What happens when a spike occurs? Typically, a CPU Overload alarm appears on various mobile nodes. And the Network Operations Center (NOC) immediately starts praying that the burst is short-lived and doesn’t go over maximum peak-rate capacity. Because when that happens, all consumers are denied service access. Then, the process of identifying the source of the problem begins. This can be arduous, because it often involves applications completely out of NOC control. And the issue can’t be resolved easily without solid network analytics that enables engagement with application and device developers.

That’s the reason signaling information is a crucial part of the Alcatel-Lucent Mobile Apps Rankings report and why LTE World 2014 devotes an entire pre-conference day to the topic. It’s also why this blog offers a closer look at how some real-world disruptive signaling spikes got started — and were finally resolved.

Full Story »

The Expanding Channel Programs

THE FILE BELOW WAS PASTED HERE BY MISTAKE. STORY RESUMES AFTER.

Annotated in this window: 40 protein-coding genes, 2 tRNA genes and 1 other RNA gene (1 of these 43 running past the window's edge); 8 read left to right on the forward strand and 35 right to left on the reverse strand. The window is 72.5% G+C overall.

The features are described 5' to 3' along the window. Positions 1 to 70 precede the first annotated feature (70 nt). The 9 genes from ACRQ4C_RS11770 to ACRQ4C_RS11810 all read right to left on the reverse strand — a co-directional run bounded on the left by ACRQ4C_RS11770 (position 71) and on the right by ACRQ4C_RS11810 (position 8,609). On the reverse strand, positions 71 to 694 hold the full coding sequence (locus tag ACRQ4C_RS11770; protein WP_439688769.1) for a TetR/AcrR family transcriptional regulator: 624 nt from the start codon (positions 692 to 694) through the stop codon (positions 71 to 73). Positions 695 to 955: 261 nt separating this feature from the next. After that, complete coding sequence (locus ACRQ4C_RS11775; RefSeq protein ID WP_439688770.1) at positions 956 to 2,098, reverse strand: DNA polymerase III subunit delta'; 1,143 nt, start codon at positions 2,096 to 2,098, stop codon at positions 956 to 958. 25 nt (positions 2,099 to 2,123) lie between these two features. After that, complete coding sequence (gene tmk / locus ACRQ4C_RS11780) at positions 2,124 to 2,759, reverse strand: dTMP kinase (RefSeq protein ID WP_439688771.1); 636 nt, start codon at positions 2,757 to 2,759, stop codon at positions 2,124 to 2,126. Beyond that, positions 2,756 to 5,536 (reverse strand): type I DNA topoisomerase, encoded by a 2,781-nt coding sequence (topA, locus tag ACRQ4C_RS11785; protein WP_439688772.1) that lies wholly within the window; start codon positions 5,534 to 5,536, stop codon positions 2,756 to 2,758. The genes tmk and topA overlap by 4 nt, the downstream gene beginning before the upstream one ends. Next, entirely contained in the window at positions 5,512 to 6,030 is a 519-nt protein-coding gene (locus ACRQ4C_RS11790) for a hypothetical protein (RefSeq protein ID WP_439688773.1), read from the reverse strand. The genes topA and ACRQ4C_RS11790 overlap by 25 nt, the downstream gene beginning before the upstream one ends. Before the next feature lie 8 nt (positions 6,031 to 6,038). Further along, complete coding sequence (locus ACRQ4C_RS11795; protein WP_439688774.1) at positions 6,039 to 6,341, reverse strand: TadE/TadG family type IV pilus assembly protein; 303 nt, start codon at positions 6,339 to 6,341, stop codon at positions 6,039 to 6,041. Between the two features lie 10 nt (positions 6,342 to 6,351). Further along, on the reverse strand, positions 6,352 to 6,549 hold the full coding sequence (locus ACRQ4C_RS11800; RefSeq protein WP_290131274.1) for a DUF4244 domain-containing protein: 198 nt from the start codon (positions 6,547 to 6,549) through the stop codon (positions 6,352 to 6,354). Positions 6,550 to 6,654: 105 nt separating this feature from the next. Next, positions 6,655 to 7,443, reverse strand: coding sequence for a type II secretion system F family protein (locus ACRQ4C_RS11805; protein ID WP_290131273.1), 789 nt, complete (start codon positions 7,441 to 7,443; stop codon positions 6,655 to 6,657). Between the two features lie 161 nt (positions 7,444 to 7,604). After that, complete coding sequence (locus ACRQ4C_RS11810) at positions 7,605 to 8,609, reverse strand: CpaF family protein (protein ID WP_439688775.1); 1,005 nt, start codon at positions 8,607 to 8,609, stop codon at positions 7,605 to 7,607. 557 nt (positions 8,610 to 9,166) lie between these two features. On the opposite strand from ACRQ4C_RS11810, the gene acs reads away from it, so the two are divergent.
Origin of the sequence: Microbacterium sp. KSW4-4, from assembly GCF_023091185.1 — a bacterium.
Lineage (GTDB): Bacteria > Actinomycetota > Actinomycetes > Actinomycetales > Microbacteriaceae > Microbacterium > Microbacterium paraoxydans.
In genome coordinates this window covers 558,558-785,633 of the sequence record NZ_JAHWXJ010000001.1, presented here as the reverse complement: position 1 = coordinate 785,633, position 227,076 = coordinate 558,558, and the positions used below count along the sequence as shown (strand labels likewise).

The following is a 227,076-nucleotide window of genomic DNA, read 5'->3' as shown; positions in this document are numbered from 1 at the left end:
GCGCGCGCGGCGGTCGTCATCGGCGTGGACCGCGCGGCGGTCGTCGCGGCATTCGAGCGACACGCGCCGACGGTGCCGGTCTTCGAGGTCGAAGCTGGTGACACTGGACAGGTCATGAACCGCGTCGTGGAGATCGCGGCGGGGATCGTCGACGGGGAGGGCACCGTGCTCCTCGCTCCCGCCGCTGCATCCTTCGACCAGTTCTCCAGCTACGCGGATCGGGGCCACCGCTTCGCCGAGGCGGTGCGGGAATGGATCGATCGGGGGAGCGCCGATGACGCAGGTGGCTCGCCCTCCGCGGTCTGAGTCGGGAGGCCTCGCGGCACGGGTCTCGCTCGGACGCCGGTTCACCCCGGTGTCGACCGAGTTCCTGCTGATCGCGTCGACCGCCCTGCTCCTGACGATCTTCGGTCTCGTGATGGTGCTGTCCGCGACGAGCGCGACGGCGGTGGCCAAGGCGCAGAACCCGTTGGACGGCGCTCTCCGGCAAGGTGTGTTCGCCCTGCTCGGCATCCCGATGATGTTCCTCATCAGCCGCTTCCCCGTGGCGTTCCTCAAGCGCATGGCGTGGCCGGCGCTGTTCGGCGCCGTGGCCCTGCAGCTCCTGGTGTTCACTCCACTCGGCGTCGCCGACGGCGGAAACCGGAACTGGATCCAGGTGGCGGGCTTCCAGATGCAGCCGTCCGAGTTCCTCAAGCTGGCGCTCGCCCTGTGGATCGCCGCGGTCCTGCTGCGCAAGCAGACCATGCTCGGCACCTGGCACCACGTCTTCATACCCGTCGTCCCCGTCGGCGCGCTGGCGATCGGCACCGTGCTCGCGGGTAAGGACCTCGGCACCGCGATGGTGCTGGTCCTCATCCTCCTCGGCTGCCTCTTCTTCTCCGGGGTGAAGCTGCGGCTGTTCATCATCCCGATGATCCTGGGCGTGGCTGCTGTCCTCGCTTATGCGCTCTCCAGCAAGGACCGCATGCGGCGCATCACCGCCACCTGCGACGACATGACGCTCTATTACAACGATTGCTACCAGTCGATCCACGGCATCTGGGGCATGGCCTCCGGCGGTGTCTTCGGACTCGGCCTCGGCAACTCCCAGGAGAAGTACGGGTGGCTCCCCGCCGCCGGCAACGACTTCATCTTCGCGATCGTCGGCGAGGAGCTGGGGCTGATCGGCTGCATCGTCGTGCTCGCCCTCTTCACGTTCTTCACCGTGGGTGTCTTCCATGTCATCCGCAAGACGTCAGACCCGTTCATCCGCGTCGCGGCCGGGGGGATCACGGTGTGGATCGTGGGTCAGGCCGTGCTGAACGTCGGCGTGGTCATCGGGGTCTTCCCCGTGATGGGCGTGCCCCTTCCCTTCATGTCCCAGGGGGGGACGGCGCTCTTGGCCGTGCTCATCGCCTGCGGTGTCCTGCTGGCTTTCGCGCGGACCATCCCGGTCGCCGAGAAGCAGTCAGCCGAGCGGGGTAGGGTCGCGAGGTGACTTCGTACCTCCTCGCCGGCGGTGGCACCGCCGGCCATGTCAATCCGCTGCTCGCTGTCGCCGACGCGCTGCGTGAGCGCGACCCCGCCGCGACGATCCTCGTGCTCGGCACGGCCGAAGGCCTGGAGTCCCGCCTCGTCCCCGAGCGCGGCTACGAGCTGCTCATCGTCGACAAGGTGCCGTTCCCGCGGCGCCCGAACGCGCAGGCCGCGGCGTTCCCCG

Not only do I see more cloud service providers looking to the channel for sales, I see other channel programs expanding....

Full Story »

When Does WebRTC Need a Media Server? Reason #6

In a recent blog about the current state of WebRTC, I mentioned that readers should check out an excellent white paper...

Full Story »

The Six Degrees of Mobile Data Plan Innovation: It's Not All About Data- Mobile Voice and Messaging Share Plans Offer Plenty of Appeal

Alcatel-Lucent’s Rich Crowe continues the Six Degrees of Mobile Data Plan Innovation blog series by examining the degree to which consumers are interested in share plans that include unlimited voice and messaging but don’t include data.

The last Six Degrees blog explored consumer attitudes toward two different mobile share plan options: sharing data only and sharing voice, messaging and data. This blog will explore attitudes toward a 3rd option: sharing unlimited voice and messaging — but not data — across multiple devices or subscribers.

Full Story »

We Ask the Experts: How Can VoLTE Outperform Circuit-switched Services?